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Molecular Targets Underlying the Anticancer Effects of Quercetin: An Update

View Article: PubMed Central - PubMed

ABSTRACT

Quercetin, a medicinally important member of the flavonoid family, is one of the most prominent dietary antioxidants. It is present in a variety of foods—including fruits, vegetables, tea, wine, as well as other dietary supplements—and is responsible for various health benefits. Numerous pharmacological effects of quercetin include protection against diseases, such as osteoporosis, certain forms of malignant tumors, and pulmonary and cardiovascular disorders. Quercetin has the special ability of scavenging highly reactive species, such as hydrogen peroxide, superoxide anion, and hydroxyl radicals. These oxygen radicals are called reactive oxygen species, which can cause oxidative damage to cellular components, such as proteins, lipids, and deoxyribonucleic acid. Various oxygen radicals play important roles in pathophysiological and degenerative processes, such as aging. Subsequently, several studies have been performed to evaluate possible advantageous health effects of quercetin and to collect scientific evidence for these beneficial health claims. These studies also gather data in order to evaluate the exact mechanism(s) of action and toxicological effects of quercetin. The purpose of this review is to present and critically analyze molecular pathways underlying the anticancer effects of quercetin. Current limitations and future directions of research on this bioactive dietary polyphenol are also critically discussed.

No MeSH data available.


Flow diagram of included studies. The number of citations and resource materials that have been screened, excluded and/or included in this review is indicated in parenthesis.
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nutrients-08-00529-f001: Flow diagram of included studies. The number of citations and resource materials that have been screened, excluded and/or included in this review is indicated in parenthesis.

Mentions: The scientific information gathered in this review was collected by widespread search of several electronic databases, including PubMed, Scopus, Medline, Web of Science, EBASE, and Google Scholar. The criteria for the exclusion of articles was the language of reports being other than English, reports with unavailable abstracts, studies related to quercetin effects apart from its anticancer profile, and studies which showed the linkage between cancer and cancer risk factors, such as tobacco smoking and alcohol consumption. Various appropriate articles not indexed by PubMed were also considered, and 27 such reports which fulfilled the criteria for inclusion were further recovered from Google Scholar. Therefore, the total number of included articles in this review is 127 (Figure 1).


Molecular Targets Underlying the Anticancer Effects of Quercetin: An Update
Flow diagram of included studies. The number of citations and resource materials that have been screened, excluded and/or included in this review is indicated in parenthesis.
© Copyright Policy
Related In: Results  -  Collection

License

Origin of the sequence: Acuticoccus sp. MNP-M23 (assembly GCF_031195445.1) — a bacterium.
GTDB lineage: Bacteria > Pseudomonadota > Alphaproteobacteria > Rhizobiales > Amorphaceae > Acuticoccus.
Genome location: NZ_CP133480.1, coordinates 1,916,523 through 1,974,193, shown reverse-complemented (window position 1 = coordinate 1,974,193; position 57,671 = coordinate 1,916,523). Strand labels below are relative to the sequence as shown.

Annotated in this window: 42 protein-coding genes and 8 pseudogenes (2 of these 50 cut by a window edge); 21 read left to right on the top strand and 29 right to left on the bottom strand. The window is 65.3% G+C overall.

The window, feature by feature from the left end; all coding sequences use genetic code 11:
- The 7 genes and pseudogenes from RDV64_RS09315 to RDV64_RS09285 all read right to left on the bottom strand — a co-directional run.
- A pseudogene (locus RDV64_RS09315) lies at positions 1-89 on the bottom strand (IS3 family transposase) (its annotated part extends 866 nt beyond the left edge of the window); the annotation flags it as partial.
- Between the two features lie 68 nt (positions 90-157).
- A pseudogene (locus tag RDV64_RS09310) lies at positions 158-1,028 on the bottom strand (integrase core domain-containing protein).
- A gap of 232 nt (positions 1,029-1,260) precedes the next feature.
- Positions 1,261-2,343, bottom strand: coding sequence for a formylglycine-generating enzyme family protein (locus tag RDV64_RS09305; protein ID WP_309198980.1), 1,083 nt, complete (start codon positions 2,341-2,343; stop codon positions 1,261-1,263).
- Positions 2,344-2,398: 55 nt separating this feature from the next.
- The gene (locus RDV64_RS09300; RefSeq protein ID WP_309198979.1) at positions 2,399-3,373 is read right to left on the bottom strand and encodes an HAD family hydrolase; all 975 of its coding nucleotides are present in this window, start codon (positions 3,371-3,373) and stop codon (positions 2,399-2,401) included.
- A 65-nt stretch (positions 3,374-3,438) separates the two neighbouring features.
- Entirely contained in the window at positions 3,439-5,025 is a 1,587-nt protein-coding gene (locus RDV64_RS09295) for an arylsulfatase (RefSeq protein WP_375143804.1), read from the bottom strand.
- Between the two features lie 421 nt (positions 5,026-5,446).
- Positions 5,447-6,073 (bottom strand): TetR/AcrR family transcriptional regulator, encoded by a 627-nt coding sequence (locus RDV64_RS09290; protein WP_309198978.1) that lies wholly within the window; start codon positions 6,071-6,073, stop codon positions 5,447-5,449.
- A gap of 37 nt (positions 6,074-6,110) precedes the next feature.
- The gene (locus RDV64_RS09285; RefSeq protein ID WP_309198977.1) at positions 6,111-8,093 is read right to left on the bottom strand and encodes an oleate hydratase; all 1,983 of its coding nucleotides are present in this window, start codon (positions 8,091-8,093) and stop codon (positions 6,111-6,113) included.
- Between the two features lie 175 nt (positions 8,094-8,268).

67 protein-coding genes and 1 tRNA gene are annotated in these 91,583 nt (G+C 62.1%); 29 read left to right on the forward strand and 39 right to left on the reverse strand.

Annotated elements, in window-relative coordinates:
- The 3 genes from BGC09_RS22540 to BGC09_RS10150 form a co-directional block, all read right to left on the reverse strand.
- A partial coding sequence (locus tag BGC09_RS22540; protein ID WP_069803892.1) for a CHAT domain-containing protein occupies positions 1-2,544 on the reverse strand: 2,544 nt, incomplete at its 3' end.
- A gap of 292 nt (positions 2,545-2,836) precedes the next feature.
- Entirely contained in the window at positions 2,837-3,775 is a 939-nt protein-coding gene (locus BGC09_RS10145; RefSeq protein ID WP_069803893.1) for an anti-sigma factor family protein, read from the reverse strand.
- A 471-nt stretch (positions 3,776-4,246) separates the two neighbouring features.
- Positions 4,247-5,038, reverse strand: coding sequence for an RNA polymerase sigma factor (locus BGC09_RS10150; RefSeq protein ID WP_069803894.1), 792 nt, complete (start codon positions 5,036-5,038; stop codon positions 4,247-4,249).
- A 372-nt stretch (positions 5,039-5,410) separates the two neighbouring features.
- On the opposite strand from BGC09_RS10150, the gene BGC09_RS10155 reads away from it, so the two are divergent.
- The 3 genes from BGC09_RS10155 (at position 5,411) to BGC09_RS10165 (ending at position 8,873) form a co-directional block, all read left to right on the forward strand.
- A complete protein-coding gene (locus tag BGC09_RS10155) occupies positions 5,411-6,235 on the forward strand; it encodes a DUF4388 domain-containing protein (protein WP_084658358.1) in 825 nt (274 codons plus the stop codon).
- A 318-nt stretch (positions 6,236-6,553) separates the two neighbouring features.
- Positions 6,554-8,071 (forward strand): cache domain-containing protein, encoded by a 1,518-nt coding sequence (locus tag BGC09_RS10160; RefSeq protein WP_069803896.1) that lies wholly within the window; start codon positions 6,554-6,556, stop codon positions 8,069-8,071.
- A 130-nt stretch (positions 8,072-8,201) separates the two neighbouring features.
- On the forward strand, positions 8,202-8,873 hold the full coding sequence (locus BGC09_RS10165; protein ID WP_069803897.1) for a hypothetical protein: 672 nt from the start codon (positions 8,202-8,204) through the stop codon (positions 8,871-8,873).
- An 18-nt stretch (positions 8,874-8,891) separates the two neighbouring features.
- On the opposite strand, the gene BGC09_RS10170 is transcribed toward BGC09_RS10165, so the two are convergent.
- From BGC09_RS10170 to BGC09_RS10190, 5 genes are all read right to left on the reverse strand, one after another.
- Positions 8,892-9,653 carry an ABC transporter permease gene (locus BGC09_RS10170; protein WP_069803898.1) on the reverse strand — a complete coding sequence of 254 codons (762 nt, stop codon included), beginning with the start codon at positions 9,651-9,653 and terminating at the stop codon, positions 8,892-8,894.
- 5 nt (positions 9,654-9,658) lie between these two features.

Show All Figures
getmorefigures.php?uid=PMC5037516&req=5

nutrients-08-00529-f001: Flow diagram of included studies. The number of citations and resource materials that have been screened, excluded and/or included in this review is indicated in parenthesis.
Mentions: The scientific information gathered in this review was collected by widespread search of several electronic databases, including PubMed, Scopus, Medline, Web of Science, EBASE, and Google Scholar. The criteria for the exclusion of articles was the language of reports being other than English, reports with unavailable abstracts, studies related to quercetin effects apart from its anticancer profile, and studies which showed the linkage between cancer and cancer risk factors, such as tobacco smoking and alcohol consumption. Various appropriate articles not indexed by PubMed were also considered, and 27 such reports which fulfilled the criteria for inclusion were further recovered from Google Scholar. Therefore, the total number of included articles in this review is 127 (Figure 1).

View Article: PubMed Central - PubMed

ABSTRACT

Quercetin, a medicinally important member of the flavonoid family, is one of the most prominent dietary antioxidants. It is present in a variety of foods—including fruits, vegetables, tea, wine, as well as other dietary supplements—and is responsible for various health benefits. Numerous pharmacological effects of quercetin include protection against diseases, such as osteoporosis, certain forms of malignant tumors, and pulmonary and cardiovascular disorders. Quercetin has the special ability of scavenging highly reactive species, such as hydrogen peroxide, superoxide anion, and hydroxyl radicals. These oxygen radicals are called reactive oxygen species, which can cause oxidative damage to cellular components, such as proteins, lipids, and deoxyribonucleic acid. Various oxygen radicals play important roles in pathophysiological and degenerative processes, such as aging. Subsequently, several studies have been performed to evaluate possible advantageous health effects of quercetin and to collect scientific evidence for these beneficial health claims. These studies also gather data in order to evaluate the exact mechanism(s) of action and toxicological effects of quercetin. The purpose of this review is to present and critically analyze molecular pathways underlying the anticancer effects of quercetin. Current limitations and future directions of research on this bioactive dietary polyphenol are also critically discussed.

No MeSH data available.